Legal recruiter answers the question: will taking maternity leave in my first few years as an associate derail my career?

Ann Israel, a New York legal recruiter with nearly 30 years' experience, answers the question: "Will taking maternity leave in my first couple of years as an associate derail my career permanently?" Her unspoken answer seems to be "yes," although she offers tips to mitigate the problem. Part of me wishes she'd come out and say it--we need frank advice, so we can work around obstacles and eventually get into positions to improve the system.

When I was asked to speak to some undergraduates at a "women in leadership" conference a few months back, my panel got the same question about fitting a pregnancy into a career trajectory. I feel like Ms. Israel, however well-meaning, is disingenuous to advise that if you just work hard enough beforehand, "hopefully... you will be sorely missed" by senior partners. The best time to have a baby if you're a woman in law, the lawyer on the panel agreed with me, is before you leave law school, in the spring of your 3L year. It's the lightest part of law school, in terms of juggling coursework with mood swings and morning sickness. And nobody expects you to be working 90 hours a week the summer after you graduate--that's when you're taking the bar.

My classmates have voted with their feet (or, uh, their wombs?) on this one: there is a mini-epidemic of pregnancy among my 3L friends and acquaintances. Seems like everybody with a committed partner decided to get pregnant in September, and many of them succeeded. Now they're all just starting to show!

[More after the jump]

If you miss the 3L window for having a baby, my impression is that you don't get another "pregnancy window" as good until you make partner in five years or more. I'm a dual-degree student (JD/PhD) and my grad school adviser confirms this impression. While she admits that it was extraordinarily difficult to have her first daughter while she was trying to complete a dissertation, she says it would have been more difficult to care for a newborn while she was trying to make tenure. So if you want a baby and a career at a firm, plan your pregnancy for the last year of law school, or be prepared to wait a while. I wish it weren't true, but I don't think things have changed enough yet to honestly advise a woman otherwise.

What would you advise?



I think law school is a great time to have a baby (I had my son between 2L and 3L years), but I also think it's ridiculous to assert that having a baby early in your legal career will derail it permanently.  There may be firms where this is true, and candor about which ones those are would be welcome, but there is no way that missing out on 3 months of your second year at a law firm is going to make partnership impossible 8, 9, or 10 years down the line. 
Most attorneys (even partners) I've spoken with felt that the first few years as an associate are a better time to have a baby than after you make partner because you generally don't have your own clients (whom you want to keep coming to you with their legal needs, regardless of whether you're on maternity leave); you're still pretty replaceable in the office so you don't have to constantly check-in; and there is plenty of time to continue buliding relationships with partners.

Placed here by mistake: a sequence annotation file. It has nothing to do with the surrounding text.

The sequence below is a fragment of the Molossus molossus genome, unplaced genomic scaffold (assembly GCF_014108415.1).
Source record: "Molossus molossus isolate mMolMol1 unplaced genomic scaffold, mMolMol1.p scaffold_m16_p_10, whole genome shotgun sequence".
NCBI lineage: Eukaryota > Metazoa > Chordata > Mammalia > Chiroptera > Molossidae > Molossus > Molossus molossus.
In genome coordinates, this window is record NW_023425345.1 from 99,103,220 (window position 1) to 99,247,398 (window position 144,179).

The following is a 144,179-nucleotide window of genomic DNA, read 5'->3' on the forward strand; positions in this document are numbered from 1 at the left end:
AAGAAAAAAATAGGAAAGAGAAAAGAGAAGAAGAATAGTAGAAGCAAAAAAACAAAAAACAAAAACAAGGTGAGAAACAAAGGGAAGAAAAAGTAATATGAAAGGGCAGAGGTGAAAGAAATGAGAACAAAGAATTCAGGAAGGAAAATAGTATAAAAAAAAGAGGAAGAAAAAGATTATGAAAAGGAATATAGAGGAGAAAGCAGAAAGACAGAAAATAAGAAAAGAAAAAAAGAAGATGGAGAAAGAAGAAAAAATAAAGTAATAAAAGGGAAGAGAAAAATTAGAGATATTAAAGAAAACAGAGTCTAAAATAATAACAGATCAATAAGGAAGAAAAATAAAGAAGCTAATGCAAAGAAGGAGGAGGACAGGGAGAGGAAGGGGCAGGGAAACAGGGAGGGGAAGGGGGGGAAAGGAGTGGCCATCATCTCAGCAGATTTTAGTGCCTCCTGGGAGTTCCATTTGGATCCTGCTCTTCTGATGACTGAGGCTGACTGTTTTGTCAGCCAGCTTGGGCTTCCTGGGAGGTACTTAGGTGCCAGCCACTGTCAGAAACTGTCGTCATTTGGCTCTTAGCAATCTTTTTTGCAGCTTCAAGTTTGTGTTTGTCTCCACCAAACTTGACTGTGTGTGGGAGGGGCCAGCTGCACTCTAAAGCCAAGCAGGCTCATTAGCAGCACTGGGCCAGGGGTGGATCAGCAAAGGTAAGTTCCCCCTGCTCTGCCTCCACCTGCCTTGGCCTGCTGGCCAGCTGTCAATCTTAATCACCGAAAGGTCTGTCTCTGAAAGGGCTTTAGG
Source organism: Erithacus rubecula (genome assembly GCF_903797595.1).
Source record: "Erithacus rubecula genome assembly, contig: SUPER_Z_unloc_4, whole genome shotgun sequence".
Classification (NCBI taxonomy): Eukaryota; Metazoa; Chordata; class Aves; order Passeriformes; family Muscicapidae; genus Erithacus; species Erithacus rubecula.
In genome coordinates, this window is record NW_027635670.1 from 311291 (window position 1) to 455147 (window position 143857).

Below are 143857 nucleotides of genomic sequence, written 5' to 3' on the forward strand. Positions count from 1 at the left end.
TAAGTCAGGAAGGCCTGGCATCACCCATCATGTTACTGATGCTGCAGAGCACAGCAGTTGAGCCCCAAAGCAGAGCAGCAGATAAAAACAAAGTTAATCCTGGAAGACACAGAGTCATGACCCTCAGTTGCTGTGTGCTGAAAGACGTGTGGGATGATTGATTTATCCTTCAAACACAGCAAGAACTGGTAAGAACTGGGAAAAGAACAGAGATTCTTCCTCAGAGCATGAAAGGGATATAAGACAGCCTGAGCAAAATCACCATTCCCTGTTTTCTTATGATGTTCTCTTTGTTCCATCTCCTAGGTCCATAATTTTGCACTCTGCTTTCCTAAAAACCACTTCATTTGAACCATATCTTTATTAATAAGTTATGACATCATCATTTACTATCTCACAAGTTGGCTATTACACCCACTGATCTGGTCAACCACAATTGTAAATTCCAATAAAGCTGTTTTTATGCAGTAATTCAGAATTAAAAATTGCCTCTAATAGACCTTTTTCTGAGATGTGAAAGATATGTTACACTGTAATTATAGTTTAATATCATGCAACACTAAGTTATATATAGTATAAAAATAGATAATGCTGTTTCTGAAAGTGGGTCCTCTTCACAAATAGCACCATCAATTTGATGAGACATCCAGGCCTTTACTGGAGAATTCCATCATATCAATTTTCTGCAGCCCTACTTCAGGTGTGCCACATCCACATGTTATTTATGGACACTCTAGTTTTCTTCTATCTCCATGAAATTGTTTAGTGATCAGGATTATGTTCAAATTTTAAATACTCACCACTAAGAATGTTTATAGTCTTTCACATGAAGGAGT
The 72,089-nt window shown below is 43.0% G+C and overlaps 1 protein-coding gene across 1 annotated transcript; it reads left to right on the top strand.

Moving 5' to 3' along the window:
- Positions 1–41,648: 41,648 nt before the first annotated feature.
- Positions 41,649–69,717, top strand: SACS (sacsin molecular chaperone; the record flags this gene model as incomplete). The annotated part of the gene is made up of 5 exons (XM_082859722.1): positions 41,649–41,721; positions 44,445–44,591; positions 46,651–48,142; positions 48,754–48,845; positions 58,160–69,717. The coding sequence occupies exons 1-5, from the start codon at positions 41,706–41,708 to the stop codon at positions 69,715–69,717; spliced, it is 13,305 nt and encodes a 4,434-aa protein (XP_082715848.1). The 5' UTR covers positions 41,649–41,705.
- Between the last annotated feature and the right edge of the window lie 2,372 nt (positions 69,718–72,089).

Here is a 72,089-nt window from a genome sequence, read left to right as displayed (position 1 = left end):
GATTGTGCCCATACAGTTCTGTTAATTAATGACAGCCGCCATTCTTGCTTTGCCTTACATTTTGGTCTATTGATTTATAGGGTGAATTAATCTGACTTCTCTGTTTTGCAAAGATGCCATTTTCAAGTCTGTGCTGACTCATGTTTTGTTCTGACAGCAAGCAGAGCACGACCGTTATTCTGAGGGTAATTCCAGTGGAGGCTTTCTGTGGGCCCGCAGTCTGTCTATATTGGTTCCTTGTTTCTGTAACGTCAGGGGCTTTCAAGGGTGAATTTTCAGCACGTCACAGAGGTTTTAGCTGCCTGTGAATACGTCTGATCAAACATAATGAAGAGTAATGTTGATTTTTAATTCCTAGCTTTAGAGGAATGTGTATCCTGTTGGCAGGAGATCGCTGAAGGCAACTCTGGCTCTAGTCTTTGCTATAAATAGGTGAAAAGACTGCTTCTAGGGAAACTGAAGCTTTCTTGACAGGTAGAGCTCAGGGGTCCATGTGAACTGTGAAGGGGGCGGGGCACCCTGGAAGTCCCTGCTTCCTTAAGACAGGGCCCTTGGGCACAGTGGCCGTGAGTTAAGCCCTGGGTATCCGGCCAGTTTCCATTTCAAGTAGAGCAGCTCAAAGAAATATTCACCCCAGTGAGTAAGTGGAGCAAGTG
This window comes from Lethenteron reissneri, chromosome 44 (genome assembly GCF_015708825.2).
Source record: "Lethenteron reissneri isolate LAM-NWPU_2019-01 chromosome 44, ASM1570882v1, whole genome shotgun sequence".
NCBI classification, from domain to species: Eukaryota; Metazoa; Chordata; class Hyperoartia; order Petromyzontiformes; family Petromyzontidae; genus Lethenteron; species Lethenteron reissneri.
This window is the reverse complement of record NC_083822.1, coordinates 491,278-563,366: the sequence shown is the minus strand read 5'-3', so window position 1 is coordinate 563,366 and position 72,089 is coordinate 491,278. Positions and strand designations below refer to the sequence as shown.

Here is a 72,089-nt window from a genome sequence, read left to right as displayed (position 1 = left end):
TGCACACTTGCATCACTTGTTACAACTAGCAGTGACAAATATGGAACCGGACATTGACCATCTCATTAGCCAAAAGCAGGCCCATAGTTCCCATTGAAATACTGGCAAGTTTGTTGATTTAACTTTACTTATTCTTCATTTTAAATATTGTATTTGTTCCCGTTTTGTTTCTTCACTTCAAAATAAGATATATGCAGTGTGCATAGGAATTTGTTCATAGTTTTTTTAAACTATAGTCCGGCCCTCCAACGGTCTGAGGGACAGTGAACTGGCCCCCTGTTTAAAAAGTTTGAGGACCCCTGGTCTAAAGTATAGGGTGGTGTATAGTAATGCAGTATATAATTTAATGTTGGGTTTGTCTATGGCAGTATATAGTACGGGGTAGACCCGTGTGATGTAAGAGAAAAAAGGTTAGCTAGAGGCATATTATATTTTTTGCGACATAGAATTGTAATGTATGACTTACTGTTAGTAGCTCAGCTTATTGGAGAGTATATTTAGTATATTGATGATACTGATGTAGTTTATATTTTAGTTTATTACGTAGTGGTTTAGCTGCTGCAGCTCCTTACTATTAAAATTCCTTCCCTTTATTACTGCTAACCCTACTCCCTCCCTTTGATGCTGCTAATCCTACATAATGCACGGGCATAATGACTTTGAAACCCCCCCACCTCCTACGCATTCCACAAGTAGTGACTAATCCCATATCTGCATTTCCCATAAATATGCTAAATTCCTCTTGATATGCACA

I know that discrimination against women (especially women with children) still exists and that there are partners out there who view a pregnant associate as not committed to her career, but I also think that as long as people like Ms. Israel make statements about a baby permanently affecting your career, nothing will change.  There are women with wonderful legal careers at top firms who've had children as associates- it is being done- and I'd rather hear about their success stories than general warnings against combining a family and career.


I have heard Anna's recommendation echoed by women across multiple professions: have kids in Med School, before your 100 hr/wk residency, etc.
I knew of four students who had kids right before or during law school (two while they were studying for the bar exam - how they passed I'll never know). I wonder if your student body is older than mine was? I think the average age of 1Ls at UCLA was 26 when I started. I was 22 when I enrolled, and no where near ready to have kids.
So maybe the advice is not just hurry up and have kids in school, but slow down and don't go to school until you're ready to have kids?


Yeah, I think there is definitely only a small subclass of future-lawyers for whom having a baby in law school is a realistic option.  I was 22 when I started law school and 24 when I had my son, but I was ready to do so.  So like you said, the options (according to Ms. Israel) are: (a) wait to go to law school so that you can have a baby there, (b) wait to start your family until you make partner, (c) have kids when it's best for you, but accept that your career is permanently derailed.